June 29th, 2020


More on reading Cuvier's La regne animal: In more than one place, I've encountered French words whose use there does not seem to be what the dictionary translations I've checked would suggest, let alone what the obvious English equivalents would be.

distribuer: This appears on the title page, as part of the subtitle: distribué d'après son organisation. But "distributed after" [or according to or following] "its organization" doesn't convey an obvious meaning. After encountering the word a few more times, I figured out that it meant "distributed [among the various taxa]" and could be translated in this context as "classified." The animal kingdom classified according to its organization seems like a pretty straightforward theme for a book on zoology.

méthode: The obvious translation is "method." But Cuvier refers to it as a specific branch of logic, whereas in ordinary English usage logic itself is a "method." And he contrasts méthode with syllogisme as another branch of logic, whereas I might be more inclined to say that the syllogism is a specific method. It seemed as if Cuvier meant something more specific, but I was perplexed as to what. I decided to use "methodology" and go on. Eventually, though, I noticed that he used méthode to refer, not only to a procedure for classifying animals, but also to a system of taxa that was the product of such a procedure; I realized that the English word "taxonomy" has exactly the same two meanings, as a process and as a result; and I went back and noticed that Cuvier said that the study of natural history gave practice in méthode exactly as the study of geometry gave practice in syllogisme—and classic natural history is focused precisely on taxonomy. So I went back through and reviewed the passages where I had put "methodology" and found that in all of them, substituting "taxonomy" made perfect sense.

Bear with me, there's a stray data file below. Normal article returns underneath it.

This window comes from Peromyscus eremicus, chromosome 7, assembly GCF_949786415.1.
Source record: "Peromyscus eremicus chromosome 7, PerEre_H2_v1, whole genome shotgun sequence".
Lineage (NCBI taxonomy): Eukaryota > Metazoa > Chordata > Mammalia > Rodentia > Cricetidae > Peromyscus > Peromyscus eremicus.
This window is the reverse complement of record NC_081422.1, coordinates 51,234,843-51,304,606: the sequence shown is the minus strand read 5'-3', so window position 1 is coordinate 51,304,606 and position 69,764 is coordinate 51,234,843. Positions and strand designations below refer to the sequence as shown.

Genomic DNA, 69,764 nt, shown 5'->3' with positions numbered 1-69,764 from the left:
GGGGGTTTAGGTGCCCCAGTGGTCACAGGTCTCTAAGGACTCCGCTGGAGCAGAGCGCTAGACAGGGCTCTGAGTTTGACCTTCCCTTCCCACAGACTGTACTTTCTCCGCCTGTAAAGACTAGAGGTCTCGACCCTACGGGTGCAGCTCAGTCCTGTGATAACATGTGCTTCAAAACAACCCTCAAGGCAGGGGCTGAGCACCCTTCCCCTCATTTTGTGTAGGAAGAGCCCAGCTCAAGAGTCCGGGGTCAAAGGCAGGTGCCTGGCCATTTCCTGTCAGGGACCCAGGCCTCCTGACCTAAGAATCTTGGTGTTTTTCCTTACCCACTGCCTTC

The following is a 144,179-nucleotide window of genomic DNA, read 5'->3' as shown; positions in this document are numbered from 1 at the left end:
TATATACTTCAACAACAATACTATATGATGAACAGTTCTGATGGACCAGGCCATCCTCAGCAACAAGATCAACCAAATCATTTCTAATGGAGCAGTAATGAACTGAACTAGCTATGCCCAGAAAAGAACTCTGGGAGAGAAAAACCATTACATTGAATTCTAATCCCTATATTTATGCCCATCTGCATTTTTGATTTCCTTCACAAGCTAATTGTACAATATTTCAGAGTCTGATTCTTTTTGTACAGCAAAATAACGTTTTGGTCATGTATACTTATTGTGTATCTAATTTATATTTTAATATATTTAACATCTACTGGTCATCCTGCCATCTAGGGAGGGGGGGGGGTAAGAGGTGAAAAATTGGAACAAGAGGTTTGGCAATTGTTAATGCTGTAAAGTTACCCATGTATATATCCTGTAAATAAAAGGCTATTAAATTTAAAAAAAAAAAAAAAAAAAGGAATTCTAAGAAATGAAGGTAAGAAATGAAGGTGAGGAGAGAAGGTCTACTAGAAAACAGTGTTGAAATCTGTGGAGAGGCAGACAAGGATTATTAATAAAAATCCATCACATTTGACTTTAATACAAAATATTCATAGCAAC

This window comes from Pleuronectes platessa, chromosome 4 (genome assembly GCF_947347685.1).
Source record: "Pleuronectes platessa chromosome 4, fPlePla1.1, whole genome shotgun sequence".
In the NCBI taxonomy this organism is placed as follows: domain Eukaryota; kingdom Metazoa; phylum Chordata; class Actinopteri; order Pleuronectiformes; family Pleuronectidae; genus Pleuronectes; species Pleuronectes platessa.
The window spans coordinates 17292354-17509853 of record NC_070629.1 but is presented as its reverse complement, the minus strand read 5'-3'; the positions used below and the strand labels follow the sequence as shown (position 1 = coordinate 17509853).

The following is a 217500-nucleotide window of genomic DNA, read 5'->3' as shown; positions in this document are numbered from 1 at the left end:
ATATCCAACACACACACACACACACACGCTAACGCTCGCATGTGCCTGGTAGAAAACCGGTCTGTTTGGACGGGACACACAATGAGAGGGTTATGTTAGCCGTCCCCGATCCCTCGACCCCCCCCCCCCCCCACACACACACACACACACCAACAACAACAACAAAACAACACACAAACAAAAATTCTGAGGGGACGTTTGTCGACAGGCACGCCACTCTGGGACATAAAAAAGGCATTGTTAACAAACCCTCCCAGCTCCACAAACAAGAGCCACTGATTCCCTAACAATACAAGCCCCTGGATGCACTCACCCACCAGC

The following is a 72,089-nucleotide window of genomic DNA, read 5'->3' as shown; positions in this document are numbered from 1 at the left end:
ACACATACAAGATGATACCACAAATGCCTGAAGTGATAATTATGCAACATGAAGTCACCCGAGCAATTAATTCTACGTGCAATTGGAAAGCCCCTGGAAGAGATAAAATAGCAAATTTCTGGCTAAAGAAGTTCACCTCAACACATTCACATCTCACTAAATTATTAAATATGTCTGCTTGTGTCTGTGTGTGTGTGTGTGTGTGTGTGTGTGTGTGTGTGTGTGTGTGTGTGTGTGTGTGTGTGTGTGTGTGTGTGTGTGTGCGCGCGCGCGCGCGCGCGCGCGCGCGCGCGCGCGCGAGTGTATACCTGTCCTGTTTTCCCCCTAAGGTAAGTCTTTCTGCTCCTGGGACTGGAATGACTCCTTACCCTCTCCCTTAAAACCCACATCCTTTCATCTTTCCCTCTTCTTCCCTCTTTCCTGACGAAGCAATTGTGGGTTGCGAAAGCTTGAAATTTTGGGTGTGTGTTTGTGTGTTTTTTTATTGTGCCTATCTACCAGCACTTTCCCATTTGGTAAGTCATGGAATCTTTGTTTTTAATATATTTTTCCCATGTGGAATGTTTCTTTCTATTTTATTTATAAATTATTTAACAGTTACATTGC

(Incidentally, I've said for many years that the difference between Plato and Aristotle as philosophers was reflected partly in Plato's emphasis on geometry, and Aristotle's on biology as branches of science and as models for their theories of knowledge. Cuvier seems like a good Aristotelian in this book.)